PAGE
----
What are my options for debt relief?
Reports have recently come in stating that bankruptcy filings are spiking this year. Indeed, the U.S. has already seen nearly 80,000 filings this year, which may mean that 2021 may be a record-breaking year for bankruptcy filings. In light of these numbers, it is no wonder that many are wondering what their options are for debt relief.
Chapter 7 bankruptcy
For personal bankruptcy, there are two options, Chapters 7 and 13 bankruptcy. By far, Chapter 7 bankruptcy is the most popular because it is designed to wipe out debt immediately after the bankruptcy is finalized. As long as filers fall below the income limitations (a state’s median income of a same-sized household), it is also the cheaper of the two options.
Chapter 13 bankruptcy
For those that do not qualify for Chapter 7 bankruptcy, Chapter 13 is the other option. Though, it is much more expense in terms of attorney fees and repayment terms because it requires a three- to five-year repayment plan. And, this repayment plan can cause issues. In 2020 alone, nearly 27% of Chapter 13 filers lost their bankruptcy protection because they missed payments.
How bankruptcy helps
First, it stops all court and collection proceedings, which can eliminate the mental toll debt can take on debtors every day. Second, it eliminates debt, not all debts, of course, but most debts. Third, while most retirement accounts are shielded from creditors, IRAs are not, but bankruptcy protects them up to $1.36 million. It also frees up cash to put into retirement, which will mean that one’s estate at death will be much more than prior to the filing.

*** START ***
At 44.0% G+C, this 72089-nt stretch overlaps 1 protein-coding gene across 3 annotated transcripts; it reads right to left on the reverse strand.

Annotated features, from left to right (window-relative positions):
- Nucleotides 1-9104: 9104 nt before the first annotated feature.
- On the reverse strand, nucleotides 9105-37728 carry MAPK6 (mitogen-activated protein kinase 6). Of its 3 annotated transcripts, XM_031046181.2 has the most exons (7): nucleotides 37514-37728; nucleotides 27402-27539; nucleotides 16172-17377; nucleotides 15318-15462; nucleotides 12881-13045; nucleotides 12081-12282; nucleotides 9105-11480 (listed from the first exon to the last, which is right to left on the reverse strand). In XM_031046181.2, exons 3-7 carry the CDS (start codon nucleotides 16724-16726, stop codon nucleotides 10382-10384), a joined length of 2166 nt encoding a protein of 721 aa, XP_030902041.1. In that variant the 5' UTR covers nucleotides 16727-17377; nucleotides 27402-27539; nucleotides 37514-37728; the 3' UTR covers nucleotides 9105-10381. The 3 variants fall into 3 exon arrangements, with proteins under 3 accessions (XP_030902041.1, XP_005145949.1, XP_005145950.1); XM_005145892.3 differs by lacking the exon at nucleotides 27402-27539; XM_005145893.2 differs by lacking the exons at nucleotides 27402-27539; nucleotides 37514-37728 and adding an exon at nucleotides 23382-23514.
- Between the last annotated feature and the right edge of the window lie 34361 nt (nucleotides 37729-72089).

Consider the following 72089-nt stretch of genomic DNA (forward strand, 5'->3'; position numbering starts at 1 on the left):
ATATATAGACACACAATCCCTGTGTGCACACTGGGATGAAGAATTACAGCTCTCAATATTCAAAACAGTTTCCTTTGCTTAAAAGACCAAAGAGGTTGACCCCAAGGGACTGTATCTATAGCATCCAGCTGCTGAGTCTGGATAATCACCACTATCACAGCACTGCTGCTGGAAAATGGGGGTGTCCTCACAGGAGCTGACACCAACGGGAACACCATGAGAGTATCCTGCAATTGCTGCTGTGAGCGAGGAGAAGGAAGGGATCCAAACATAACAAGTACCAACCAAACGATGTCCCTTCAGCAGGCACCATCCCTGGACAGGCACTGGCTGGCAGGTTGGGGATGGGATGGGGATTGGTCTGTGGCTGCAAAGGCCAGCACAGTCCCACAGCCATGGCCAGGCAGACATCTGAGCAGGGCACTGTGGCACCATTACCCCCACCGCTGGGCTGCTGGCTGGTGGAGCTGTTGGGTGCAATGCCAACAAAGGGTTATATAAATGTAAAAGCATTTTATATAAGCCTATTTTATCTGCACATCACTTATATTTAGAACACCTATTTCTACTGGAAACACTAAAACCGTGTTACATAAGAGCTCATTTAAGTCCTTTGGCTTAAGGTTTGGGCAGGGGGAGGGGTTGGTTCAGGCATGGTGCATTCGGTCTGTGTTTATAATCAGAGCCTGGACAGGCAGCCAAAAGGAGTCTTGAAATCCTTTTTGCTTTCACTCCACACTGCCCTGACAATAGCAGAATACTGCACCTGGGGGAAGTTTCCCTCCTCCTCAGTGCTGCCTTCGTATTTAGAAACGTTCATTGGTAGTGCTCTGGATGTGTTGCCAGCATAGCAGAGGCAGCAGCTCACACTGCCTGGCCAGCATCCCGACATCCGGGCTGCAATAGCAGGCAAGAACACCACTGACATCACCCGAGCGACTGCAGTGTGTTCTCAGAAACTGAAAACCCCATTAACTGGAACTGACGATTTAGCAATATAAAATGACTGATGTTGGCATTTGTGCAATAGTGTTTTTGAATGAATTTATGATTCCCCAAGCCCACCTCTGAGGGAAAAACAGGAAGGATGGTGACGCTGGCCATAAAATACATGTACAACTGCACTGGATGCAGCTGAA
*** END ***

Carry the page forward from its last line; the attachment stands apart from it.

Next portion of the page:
Alternatives to bankruptcy
For those still on the fence for bankruptcy filings, there are other options for Michigan residents. If one is a home owner, prices are at historic levels, so selling may be a way to get out of debt and transition into a smaller home or rental property. Loan modifications can also be requested, and right now, creditors are much more willing to modify loans and credit balances. For mortgages, APRs can be reduced to 3% for years, loans extended from 30 to 40 year, deferring loan payments, etc. Debt settlement is also an option. This is where one negotiates with the creditor to accept a reasonable lump sum payment in lieu of the full balance. For example, accepting $10,000 now for a $25,000 debt. Though, even if one is not considering bankruptcy, even these bankruptcy alternatives are still best done through a Southfield, Michigan, lawyer.